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Irish churches. The ancient Irish churches were made of wood and therefore have not survived: the description given by Cogitosus of the Church of Kildare 7th c. is the best source of information about them PL 72, 788D-789. The Church of Kildare, in wood, hung with draperies and decorated with pictures, seems to have been much larger than the oldest stone churches known to us, given that the monastery hosted a bishop with a school of clerics and an abbess with her virgins and widows, not to mention, presumably, those attached to the monastery, since Cogitosus speaks of a layman attached to the church.

The surviving stone churches are very simple, especially the oldest ones, but they do not seem to be older than the 9th c.: in fact, the first example is at Kells, if Columcille’s House is the church which the annals say was completed in 814. The simplicity of the architecture, however, is notable in itself, given that the Irish certainly knew the plans of Continental churches. Adamnan, in his small, dark building on Iona, probably passed in review some plans and certainly described a certain number of Eastern basilicae Adamnan’s De locis sanctis, ed. D. Meehan, Scriptores Latini Hiberniae, III, Dublin 1958. Despite this, the architecture of the Irish churches offers no signs of the influence of foreign models.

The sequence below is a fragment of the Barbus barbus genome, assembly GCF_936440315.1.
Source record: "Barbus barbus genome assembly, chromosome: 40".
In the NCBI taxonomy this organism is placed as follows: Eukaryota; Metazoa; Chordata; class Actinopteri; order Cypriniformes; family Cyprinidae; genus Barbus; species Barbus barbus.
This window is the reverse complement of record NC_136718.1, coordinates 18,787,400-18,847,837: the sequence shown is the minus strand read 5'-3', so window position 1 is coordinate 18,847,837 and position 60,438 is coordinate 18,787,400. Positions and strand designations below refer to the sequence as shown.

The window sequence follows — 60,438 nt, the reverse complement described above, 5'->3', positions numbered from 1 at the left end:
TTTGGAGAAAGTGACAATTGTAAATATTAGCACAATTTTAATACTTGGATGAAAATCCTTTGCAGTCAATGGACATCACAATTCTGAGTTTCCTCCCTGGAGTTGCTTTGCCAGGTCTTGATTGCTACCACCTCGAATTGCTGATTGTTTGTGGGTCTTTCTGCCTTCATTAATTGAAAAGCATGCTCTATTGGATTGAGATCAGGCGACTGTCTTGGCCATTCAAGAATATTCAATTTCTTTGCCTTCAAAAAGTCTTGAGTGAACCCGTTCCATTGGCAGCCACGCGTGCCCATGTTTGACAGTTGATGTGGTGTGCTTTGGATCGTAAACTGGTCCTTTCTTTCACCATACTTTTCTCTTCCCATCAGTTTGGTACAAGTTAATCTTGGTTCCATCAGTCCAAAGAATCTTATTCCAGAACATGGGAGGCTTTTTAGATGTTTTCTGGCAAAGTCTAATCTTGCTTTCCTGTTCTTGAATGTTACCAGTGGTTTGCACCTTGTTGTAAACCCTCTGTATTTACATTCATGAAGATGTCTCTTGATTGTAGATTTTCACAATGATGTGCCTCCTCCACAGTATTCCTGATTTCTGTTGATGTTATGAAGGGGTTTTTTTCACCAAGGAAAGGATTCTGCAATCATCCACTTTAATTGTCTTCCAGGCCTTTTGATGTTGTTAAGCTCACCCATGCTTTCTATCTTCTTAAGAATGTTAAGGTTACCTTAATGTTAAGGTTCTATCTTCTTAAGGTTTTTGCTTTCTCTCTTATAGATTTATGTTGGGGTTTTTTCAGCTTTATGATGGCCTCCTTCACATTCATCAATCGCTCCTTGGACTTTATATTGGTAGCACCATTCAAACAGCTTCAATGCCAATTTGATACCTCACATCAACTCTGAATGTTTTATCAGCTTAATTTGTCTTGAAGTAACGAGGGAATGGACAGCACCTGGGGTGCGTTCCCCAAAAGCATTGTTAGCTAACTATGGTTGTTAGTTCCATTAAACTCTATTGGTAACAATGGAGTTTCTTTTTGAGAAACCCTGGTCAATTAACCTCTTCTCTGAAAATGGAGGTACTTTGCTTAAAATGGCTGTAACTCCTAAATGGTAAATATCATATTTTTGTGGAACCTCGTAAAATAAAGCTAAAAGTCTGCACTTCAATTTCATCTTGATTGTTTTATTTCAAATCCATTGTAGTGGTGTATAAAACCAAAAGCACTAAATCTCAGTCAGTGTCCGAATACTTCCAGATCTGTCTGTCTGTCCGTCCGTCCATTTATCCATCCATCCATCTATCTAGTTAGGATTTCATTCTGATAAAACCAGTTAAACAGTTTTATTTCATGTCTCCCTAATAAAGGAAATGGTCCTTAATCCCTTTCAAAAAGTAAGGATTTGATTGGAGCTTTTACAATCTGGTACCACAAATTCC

3. Irish monasteries and hermitages. 1 Nendrum: The ancient monasteries are well-known, especially in remote and often panoramic locales, but a convincing date that goes back to the 6th or 7th c. can be given for none of them. Two, however, have yielded ceramic which may indicate a use of the site in the 7th c. One of these, Nendrum, was a threewalled circular enclosure, and the other, Armagh, was an enclosure before being employed for cultural use. At Nendrum the existence of a stone church with a round tower demonstrates that the monastery had a long history, which the excavations have not clarified. It seems probable, however, that the cells of the monks were in the form of circular buildings of dry-wall stone probably with beehive roofs. The presence of crucibles and of a stone mold among the other objects found here shows the importance of artistic metalwork to make chalices, reliquaries and book covers.


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